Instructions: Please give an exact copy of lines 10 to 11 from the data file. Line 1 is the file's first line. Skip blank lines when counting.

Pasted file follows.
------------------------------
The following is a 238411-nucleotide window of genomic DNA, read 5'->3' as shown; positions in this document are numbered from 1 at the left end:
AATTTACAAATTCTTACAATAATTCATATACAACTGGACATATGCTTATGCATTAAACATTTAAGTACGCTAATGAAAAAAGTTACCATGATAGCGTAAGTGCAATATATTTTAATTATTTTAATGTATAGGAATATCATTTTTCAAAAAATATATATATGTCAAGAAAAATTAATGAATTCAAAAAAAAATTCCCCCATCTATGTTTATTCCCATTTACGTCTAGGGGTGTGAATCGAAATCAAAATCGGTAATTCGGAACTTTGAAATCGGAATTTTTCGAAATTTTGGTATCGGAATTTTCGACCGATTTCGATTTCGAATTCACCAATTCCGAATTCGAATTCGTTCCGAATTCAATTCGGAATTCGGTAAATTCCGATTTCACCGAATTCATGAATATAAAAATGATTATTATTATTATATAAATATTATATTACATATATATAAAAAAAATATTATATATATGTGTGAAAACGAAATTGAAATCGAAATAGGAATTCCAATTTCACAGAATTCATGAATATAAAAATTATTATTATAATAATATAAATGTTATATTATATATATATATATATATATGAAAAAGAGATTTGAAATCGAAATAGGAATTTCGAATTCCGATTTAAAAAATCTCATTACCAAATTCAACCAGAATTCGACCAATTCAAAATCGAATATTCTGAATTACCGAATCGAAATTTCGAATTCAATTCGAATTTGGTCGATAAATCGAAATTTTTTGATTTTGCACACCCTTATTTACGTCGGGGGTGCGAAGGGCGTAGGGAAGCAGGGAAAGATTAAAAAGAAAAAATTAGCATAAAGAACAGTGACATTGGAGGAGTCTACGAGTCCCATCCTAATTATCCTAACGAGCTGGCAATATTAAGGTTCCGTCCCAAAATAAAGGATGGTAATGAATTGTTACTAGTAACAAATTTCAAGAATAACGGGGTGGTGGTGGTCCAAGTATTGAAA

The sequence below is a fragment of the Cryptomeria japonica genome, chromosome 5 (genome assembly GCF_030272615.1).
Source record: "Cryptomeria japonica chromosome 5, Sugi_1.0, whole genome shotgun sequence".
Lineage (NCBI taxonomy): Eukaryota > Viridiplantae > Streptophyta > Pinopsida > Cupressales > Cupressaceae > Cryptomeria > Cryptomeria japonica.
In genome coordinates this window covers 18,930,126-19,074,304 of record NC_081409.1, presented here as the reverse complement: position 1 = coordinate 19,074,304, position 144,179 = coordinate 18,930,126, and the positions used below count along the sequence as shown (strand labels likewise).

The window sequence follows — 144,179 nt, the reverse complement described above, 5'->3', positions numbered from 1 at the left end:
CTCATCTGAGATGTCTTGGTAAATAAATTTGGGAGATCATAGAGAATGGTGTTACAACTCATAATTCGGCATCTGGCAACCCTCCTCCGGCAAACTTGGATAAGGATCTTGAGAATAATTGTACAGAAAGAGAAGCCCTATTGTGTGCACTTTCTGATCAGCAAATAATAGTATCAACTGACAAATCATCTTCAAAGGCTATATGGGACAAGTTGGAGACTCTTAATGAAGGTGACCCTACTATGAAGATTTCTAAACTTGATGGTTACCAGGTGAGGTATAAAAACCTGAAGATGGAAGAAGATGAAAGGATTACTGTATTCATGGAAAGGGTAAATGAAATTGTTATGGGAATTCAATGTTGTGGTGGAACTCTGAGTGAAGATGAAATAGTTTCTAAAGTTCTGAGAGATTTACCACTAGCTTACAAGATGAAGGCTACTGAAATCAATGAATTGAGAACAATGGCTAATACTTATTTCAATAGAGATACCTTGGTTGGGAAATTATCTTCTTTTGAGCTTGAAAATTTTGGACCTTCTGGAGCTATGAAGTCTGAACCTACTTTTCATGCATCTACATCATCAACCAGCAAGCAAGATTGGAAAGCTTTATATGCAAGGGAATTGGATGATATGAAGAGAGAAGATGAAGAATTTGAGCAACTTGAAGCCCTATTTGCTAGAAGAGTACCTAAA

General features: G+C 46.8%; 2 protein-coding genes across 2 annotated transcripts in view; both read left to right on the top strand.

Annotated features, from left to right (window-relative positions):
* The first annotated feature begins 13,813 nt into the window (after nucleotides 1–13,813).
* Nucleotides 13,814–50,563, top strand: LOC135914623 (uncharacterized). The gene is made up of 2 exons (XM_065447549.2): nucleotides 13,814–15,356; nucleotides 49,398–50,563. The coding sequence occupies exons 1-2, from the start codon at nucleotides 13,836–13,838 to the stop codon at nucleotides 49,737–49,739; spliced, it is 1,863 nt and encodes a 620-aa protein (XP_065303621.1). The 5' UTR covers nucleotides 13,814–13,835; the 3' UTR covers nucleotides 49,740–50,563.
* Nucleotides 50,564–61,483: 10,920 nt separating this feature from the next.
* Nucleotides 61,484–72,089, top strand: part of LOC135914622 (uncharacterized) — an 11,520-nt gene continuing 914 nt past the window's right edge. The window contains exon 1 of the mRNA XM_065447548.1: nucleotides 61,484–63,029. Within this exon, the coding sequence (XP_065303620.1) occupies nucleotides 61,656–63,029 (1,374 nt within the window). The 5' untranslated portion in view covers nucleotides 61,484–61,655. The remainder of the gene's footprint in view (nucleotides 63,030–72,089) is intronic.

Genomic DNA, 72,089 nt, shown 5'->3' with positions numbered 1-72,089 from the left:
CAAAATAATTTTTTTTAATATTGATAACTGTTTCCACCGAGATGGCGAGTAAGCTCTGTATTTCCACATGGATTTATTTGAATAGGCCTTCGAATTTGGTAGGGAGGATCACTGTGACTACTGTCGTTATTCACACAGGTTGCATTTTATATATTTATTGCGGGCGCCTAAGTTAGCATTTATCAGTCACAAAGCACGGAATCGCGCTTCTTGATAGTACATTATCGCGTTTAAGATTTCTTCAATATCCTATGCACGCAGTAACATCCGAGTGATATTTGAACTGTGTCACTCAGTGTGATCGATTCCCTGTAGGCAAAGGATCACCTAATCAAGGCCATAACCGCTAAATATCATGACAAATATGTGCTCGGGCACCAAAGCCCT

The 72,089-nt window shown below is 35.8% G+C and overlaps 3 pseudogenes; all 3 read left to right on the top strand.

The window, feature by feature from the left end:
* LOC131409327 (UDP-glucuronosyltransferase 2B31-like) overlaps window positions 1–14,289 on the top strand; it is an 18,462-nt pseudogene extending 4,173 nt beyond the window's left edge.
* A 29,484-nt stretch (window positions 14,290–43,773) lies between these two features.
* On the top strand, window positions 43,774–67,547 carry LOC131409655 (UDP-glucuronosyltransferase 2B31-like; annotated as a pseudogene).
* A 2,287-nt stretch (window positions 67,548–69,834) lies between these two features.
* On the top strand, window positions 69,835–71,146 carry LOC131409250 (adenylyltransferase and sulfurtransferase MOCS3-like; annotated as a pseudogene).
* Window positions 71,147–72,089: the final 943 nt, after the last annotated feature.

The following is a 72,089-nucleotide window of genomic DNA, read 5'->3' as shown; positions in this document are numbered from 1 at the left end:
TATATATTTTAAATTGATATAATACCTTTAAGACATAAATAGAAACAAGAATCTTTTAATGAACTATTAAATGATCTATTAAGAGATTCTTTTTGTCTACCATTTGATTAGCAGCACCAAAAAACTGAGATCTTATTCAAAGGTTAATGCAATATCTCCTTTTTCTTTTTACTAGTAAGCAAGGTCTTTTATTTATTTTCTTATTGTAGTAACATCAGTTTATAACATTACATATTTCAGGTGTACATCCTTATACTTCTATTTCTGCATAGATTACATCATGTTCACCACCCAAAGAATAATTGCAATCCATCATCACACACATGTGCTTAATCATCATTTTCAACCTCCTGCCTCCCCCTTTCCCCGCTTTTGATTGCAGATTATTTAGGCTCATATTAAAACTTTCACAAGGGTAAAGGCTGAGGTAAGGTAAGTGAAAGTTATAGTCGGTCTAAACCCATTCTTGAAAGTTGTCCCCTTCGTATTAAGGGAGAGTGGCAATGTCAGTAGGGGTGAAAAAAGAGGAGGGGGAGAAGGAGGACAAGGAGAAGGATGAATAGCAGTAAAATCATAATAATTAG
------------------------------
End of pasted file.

Annotated features, from left to right (window-relative positions):
* The first annotated feature begins 13,813 nt into the window (after nucleotides 1–13,813).